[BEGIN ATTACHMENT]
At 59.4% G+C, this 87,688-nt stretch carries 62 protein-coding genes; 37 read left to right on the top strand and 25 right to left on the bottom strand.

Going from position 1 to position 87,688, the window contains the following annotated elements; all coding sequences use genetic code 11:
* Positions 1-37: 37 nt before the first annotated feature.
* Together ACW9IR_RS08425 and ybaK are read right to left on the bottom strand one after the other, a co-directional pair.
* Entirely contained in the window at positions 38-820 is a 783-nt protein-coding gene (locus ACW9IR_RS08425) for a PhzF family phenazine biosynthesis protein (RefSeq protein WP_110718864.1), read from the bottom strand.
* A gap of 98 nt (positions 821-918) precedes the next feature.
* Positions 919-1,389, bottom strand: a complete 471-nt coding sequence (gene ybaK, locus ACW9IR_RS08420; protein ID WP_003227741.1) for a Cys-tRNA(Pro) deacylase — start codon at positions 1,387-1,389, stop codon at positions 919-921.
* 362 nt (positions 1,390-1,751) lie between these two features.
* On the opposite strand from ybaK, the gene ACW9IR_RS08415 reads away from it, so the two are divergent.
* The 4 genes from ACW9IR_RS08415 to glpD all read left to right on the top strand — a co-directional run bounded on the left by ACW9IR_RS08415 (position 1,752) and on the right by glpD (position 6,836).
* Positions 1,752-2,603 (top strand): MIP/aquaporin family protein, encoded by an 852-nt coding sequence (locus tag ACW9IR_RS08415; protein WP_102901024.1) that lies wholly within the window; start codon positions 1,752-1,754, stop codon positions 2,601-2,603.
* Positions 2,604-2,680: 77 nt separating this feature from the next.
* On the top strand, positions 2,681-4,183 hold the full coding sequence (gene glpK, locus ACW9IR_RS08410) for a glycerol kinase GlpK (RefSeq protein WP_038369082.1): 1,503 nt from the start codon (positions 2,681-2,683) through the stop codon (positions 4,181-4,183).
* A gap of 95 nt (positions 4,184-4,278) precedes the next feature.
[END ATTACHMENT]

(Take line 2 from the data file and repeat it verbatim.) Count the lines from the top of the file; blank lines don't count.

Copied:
Going from position 1 to position 87,688, the window contains the following annotated elements; all coding sequences use genetic code 11: